Latest news from The Finnish museum of natural history
A research team from the University of Helsinki has discovered a tree hyrax in the Taita Hills, Kenya, which may belong to a species previously unknown to science.
“Cradle of Mankind” – can you help to transcribe African vertebrate fossil specimen cards into a database?
A Memorandum of Understanding has been established between the National Museums of Kenya and the Finnish Museum of Natural History (Luomus). This co-operation between the institutions has enabled a project of entering fossil specimen data into a collection management system.
What kinds of birds do you find especially amazing? Let us know, and take part in a citizen science project
A new project by the Finnish Natural History Museum at the University of Helsinki lets you rate bird species by their appearance. Try the online app and tell us which birds you find the most beautiful.
The wildlife trade encompasses all major branches of the biological tree of life – but still largely remains a mystery
The wildlife trade is a multibillion-dollar industry that threatens biodiversity. Exploiting wildlife by selling it, their parts or their products is one of the most profitable activities in the world.
A multidisciplinary research group coordinated by the University of Helsinki dated the bones of dozens of Iron Age residents of the Levänluhta site in Finland, and studied the carbon and nitrogen stable isotope ratios.
The Distributed System of Scientific Collections (DiSSCo) is a new world-class Research Infrastructure (RI) for natural science collections. Dr.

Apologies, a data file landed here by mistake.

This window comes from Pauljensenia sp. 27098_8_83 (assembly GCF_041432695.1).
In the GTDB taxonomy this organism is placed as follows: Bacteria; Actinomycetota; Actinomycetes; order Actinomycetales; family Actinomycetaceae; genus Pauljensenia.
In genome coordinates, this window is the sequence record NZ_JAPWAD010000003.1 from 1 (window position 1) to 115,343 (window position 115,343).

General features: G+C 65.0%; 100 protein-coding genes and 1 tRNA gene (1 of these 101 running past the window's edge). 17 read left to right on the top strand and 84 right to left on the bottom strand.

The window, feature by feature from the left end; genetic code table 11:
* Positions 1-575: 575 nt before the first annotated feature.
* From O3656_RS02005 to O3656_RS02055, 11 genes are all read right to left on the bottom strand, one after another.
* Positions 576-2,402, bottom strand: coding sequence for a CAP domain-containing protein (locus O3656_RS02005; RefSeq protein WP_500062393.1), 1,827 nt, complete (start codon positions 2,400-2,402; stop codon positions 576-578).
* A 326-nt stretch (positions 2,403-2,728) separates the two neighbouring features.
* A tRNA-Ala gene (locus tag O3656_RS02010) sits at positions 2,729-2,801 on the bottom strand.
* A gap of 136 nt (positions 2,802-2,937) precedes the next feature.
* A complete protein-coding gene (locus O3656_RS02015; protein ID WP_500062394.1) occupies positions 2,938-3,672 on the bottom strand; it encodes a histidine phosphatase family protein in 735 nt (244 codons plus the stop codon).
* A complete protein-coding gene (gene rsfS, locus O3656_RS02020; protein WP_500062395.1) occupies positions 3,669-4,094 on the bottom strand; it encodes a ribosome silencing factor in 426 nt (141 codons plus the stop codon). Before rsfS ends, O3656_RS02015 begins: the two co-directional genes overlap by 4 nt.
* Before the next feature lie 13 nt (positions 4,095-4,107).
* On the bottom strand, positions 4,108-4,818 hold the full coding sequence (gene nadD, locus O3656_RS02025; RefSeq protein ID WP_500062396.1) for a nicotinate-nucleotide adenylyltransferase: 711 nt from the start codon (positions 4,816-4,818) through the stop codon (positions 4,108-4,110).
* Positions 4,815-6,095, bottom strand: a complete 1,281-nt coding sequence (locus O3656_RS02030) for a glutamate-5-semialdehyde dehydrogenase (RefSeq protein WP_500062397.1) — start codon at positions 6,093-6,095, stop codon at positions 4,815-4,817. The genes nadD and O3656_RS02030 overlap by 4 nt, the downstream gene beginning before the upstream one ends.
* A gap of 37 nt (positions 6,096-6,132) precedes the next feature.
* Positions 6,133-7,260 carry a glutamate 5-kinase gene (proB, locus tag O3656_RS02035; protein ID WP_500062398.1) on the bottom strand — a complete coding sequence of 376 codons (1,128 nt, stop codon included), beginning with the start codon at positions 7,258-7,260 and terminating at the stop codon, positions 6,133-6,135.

Scientists warn humanity about worldwide insect decline, and suggest ways to recognise and avert its consequences
Insect declines and extinctions are accelerating in many parts of the world. With this comes the disappearance of irreplaceable services to humans, the consequences of which are unpredictable. A group of scientists from across the globe has united to warn humanity of such dangers.
Photos taken by Konsta Punkka tell about climate change research – Exhibition open untill 15th of March
Is it possible to make an impact through photographs? Yes it is, answers Konsta Punkka, an well-known nature and wildlife photographer, who uses his skills for communicating about climate change.
The Natural History Museum will be closed from Monday to Friday 13–17.1.2020 due to maintenance work. We apologise for the inconvenience.
The #ICOScapes Photo Exhibition highlights unique environments where scientists work at ICOS greenhouse gas measurement stations. The photographs were taken by internationally celebrated photographer Konsta Punkka. The Photo Exhibition is open at the Natural History Museum from 23rd January to 15th